It is no easy task tackling an advertiser with a heritage as rich as Cadbury. After VCCP won the hotly contested account, executive creative director Darren Bailes set a goal of returning the brand to its family roots. The agency got off to a strong start with a debut ad about a girl using trinkets to buy her mum a gift of Cadbury Dairy Milk. It also branched into retail, launching a pop-up shop, where people could live out the spot for themselves. Bailes’ department added an artistic touch to O2 with the "Breathe it all in" campaign, starring George the Poet. And Nationwide rolled out more simple films giving voice to real people. Beyond traditional advertising, VCCP built the Look&Book app for easyJet and launched a Domino’s TV channel. Comparethemarket.com’s meerkats recently turned 10. Nowadays, long campaigns and creative leaderships are rare but, like the meerkats, Bailes and his senior team have staying power.
As an industry figure, founding partner Danny Brooke-Taylor flies mostly under the radar, but he has led his agency to great heights. Lucky Generals had a smashing year, with notable wins including the Co-op, Celebrity Cruises, Anheuser-Busch InBev, PlayStation and Tinder. Creatively, it also scored one of the biggest jobs in advertising: Amazon’s Super Bowl commercial. "Alexa loses her voice" starred a host of celebrities filling in for the virtual assistant, and went on to be shortlisted for an Emmy and become the top-rated spot in USA Today’s Ad Meter. Also for Amazon, Brooke-Taylor stewarded a global campaign for Prime Day, which made it "the biggest global shopping event in the company’s history", according to the brand. Closer to home, the agency made another Hostelworld spoof starring Mariah Carey, as well as the TimeTo campaign addressing sexual harassment in adland. This year Lucky Generals has made its second Super Bowl ad for Amazon and opened its first international office in New York, so Brooke-Taylor will be able to show his talent on an even bigger stage.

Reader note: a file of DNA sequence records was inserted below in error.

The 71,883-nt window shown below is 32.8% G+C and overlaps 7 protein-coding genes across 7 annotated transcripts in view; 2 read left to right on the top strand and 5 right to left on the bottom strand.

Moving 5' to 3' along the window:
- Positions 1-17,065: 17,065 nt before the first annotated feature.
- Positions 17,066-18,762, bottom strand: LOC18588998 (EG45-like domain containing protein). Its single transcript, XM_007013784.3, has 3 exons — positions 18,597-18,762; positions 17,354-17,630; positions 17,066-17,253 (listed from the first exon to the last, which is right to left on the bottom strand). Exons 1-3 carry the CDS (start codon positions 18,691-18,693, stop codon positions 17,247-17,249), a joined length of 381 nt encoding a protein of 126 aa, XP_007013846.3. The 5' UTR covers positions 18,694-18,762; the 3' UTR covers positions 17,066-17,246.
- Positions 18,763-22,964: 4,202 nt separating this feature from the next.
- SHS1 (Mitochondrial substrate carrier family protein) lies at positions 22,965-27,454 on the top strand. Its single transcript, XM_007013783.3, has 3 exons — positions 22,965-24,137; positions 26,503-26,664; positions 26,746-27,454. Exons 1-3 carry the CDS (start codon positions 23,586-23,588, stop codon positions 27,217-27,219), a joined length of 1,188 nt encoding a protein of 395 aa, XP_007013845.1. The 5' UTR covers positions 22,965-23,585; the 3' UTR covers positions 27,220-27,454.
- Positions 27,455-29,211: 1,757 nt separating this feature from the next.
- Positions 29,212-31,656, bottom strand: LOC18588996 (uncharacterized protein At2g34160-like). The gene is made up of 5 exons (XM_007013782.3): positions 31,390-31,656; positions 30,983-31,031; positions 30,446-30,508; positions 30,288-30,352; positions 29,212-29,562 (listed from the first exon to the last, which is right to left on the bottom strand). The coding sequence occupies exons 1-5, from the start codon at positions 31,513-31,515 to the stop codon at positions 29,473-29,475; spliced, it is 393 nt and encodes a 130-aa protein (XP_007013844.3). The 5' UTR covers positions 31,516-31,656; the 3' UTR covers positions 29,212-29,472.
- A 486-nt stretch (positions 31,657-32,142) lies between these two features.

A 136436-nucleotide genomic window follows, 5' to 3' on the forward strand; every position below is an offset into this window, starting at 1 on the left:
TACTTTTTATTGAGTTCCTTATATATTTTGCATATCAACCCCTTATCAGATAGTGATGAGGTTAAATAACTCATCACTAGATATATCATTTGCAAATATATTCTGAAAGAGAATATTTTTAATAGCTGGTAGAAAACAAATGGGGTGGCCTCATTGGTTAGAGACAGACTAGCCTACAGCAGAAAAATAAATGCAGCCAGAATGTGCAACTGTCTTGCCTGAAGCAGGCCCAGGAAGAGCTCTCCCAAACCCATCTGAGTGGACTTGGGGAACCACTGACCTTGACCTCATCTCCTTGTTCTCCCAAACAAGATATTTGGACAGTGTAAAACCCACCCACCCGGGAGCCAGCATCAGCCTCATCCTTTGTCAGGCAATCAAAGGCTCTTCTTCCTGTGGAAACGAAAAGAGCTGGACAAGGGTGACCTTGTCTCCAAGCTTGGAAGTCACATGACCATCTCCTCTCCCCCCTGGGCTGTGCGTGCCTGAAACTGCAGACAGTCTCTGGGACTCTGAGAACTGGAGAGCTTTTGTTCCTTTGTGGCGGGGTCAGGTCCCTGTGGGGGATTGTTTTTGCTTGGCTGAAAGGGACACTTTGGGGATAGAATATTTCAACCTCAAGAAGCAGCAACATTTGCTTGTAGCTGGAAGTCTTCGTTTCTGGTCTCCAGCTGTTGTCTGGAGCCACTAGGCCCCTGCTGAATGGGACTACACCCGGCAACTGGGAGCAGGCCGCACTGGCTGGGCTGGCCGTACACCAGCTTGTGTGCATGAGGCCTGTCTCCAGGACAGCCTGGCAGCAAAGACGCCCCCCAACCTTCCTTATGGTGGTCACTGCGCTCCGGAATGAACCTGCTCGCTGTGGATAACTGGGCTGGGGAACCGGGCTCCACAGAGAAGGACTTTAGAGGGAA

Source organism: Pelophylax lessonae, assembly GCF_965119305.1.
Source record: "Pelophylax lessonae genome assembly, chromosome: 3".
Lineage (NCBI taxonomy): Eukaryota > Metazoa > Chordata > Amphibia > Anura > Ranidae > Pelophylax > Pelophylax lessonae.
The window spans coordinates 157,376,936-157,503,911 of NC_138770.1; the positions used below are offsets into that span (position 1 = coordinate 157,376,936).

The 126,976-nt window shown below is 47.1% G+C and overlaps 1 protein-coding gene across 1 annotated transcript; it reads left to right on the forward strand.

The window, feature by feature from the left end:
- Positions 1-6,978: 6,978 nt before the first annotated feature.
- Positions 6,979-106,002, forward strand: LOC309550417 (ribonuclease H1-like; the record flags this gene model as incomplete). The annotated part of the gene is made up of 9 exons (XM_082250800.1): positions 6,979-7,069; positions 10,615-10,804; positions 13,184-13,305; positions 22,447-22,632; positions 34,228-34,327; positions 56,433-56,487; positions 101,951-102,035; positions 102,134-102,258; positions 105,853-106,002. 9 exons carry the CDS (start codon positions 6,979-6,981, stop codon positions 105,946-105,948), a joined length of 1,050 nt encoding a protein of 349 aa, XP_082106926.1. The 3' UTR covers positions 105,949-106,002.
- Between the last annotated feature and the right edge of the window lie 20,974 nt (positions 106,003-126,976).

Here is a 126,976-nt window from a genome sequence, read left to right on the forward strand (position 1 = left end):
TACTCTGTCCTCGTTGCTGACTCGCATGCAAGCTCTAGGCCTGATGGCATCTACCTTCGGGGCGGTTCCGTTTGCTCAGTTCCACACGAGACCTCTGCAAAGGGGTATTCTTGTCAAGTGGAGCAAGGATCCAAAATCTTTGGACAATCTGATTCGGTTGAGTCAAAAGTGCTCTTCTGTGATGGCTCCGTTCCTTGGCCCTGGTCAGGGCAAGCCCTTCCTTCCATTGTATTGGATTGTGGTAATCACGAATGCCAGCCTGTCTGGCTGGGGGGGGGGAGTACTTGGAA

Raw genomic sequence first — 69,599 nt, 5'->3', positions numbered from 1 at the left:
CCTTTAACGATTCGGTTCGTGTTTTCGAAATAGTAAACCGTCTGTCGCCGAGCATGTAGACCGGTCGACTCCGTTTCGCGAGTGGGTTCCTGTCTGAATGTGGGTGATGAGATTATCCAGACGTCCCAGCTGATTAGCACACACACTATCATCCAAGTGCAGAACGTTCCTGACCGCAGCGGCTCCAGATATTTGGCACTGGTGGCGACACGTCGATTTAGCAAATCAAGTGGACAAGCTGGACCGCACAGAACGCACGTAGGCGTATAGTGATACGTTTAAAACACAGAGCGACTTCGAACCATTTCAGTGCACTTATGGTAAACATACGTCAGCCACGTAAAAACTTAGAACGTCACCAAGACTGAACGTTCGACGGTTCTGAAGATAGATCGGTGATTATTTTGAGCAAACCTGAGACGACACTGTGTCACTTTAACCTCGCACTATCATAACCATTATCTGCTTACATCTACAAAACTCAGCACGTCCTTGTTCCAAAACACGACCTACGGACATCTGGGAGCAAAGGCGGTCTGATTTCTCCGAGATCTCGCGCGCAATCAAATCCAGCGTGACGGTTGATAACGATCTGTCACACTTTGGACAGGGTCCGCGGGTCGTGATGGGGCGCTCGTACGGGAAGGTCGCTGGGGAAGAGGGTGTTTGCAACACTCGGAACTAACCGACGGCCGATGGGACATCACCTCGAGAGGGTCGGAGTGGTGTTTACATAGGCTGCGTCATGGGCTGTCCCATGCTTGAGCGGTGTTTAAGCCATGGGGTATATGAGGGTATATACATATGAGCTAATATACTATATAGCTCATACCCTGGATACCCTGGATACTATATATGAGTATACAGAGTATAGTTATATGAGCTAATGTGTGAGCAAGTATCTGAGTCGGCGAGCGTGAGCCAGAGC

Laurence Thomson and Rob Doubal
Chief creative officers Rob Doubal and Laurence Thomson, better known as Rob and Lolly, helped McCann London achieve revenue growth of 17% last year, proving that creative excellence means good business. Their agency remains best known for its groundbreaking work on Microsoft Xbox, which last year won a Cannes Lions Grand Prix in the inaugural Creative eCommerce category. In 2018, Doubal and Thomson also picked up almost 100 awards for clients across the Clios, D&AD and Creative Circle among others. Beyond Xbox, they have overseen work for the All England Tennis Club, Subway and Shredded Wheat, while helping to land new accounts such as eBay, Godiva and Chivas. The pair have focused on developing talent, bringing in Ross Neil as executive creative director from WCRS, poaching teams from Grey London, and promoting Sanjiv Mistry and Jamie Mietz to executive creative directors. Now they are chief creative officers for all of McCann UK, they can continue nurturing great creativity group-wide.
Alex Grieve and Adrian Rossi
In the five years after being made executive creative directors, Alex Grieve and Adrian Rossi raised Abbott Mead Vickers BBDO's game. 2018 was a standout year with the shop landing in the top five of Campaign’s new-business rankings. The creative department’s prowess can share the glory for those wins, which included Asda and the joint Virgin Holidays and Virgin Atlantic accounts. For the latter, AMV produced the brands’ first joint marketing campaign, a surreal trip through travel destinations. The pair also raised the standard for BT, which produced scripts that attracted the top tier of directing talent. Snickers staged a rap battle starring Sir Elton John, while Maltesers shone a spotlight on women who are usually overlooked in advertising. Work for Bodyform and Guinness also continued to dazzle. At the end of the year, the team split when Rossi moved to Grey London as creative chairman but they can be extremely proud of their joint track record.